Because it was the only thing that remained continuous within my life at that time.  Of course, my family was still with me, but running kept me connected to my friends in California.  Back at home--before Texas became my home.

I would wake up at 5 AM every morning the Summer after my Sophomore year (the same year I moved to Texas)--and I knew no one.  I ran to think about my feelings.  Sort through them.

And, in the middle of the run, forget them.  My feelings.  My disappointment.  My past.

Or maybe I fell in love with running because it's fundamentally what I do: run.

From what?  I don't know.  I think I know, but I prefer to forget.

MILEAGE: 7 miles.

Thursday, June 28, 2012

Day #4: Easy 5 and Heat Training

I got in an easy 5 miler today in Ann Arbor.  I finally found a somewhat flat route to follow.  Thankfully.

As you can tell from the heading, I experienced some 'heat training."  That's training in any temperature above 90 F I believe.  Anyway, there's a cool article in Running Times that documents the benefits of heat training:

A former NCAA champion and Argentine Olympian in the decathlon, Santiago enlisted 20 elite cyclists and put them through an identical training regimen, but for one significant difference: One group rode easily for 90 minutes (50 percent of VO2 max) at a comfortable temperature of 55 degrees; the other group rode at the same intensity in a heat chamber set at 104 degrees. The cyclists did ten of these sessions. Both groups continued their normal training outside the lab. After the test period, the groups did all-out rides in the two environments. As expected, the heat-trained riders performed better than the control group in the heat chamber. The real surprise, however, was when both groups were tested in the 55-degree chamber: The heat-trained cyclists outperformed the other group by an average of 7 percent.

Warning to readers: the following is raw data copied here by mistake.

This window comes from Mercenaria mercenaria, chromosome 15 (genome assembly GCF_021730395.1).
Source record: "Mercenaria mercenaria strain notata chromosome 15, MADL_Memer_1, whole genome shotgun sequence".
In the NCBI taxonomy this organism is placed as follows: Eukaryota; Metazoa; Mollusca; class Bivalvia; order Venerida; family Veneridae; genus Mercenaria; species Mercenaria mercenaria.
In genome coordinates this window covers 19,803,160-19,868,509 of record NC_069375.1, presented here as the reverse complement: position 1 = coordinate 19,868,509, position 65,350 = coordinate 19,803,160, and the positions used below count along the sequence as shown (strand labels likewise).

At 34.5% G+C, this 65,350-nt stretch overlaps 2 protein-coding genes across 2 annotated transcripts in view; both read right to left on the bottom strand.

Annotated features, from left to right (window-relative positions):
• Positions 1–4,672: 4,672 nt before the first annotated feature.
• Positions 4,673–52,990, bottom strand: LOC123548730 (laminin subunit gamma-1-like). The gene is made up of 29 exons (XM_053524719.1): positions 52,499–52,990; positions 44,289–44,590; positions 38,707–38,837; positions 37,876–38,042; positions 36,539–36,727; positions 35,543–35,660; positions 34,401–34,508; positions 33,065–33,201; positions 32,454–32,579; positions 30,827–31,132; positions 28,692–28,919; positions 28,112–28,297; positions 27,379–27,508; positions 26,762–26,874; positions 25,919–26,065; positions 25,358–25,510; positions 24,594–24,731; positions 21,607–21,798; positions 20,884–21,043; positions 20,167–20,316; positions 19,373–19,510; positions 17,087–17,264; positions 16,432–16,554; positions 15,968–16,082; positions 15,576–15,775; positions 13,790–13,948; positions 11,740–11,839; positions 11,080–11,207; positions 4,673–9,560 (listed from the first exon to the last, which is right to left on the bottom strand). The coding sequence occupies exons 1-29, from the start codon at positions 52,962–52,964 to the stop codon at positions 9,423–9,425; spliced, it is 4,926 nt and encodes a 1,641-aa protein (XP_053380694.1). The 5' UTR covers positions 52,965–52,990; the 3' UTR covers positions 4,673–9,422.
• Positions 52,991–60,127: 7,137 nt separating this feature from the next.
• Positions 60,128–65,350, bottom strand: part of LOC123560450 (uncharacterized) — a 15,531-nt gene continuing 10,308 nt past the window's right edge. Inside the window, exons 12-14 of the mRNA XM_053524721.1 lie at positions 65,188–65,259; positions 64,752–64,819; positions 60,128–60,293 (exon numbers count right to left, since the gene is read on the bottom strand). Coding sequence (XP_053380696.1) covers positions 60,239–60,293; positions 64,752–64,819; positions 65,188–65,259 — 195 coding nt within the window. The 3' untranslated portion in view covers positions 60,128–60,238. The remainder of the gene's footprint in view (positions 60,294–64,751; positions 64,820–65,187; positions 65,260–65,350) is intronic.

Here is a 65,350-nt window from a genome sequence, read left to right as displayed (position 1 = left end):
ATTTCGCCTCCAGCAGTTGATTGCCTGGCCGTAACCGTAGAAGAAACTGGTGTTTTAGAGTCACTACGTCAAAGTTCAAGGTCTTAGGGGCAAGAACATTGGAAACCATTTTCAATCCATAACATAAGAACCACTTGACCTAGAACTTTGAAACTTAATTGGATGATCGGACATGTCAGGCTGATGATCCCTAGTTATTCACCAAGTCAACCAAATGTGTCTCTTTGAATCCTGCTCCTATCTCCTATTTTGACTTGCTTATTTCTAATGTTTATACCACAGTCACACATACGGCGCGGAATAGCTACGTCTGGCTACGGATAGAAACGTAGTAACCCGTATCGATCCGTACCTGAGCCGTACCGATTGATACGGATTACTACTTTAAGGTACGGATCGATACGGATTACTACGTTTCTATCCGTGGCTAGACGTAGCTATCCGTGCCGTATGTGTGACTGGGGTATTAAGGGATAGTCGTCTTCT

That's big.  But will it stand up for marathoners?  I don't know.  But I'm trying it out.

Tuesday, June 26, 2012

Day 2: Chicago Marathon Training 2.0

Today I hit 6 miles, tracking my mileage with my Garmin 405 Forerunner.

Ann Arbor is really, really...hillacious.  In the good-bad way.  A good training regimen for any runner who would like to get in a strength workout without actually hitting the gym knows that hills do just that.

I haven't really read too much about hill training, but I know it makes flat races a lot easier.  But there is a downfall:  pace slowdown.

If you do too much hills without getting in your speed workout, you lose elasticity in your legs and they "forget" how to hit it hard and fast.  They get used to moving slowly.

And the next time you get on a hill...the second you start feeling tired and start slowing down.

Gun it.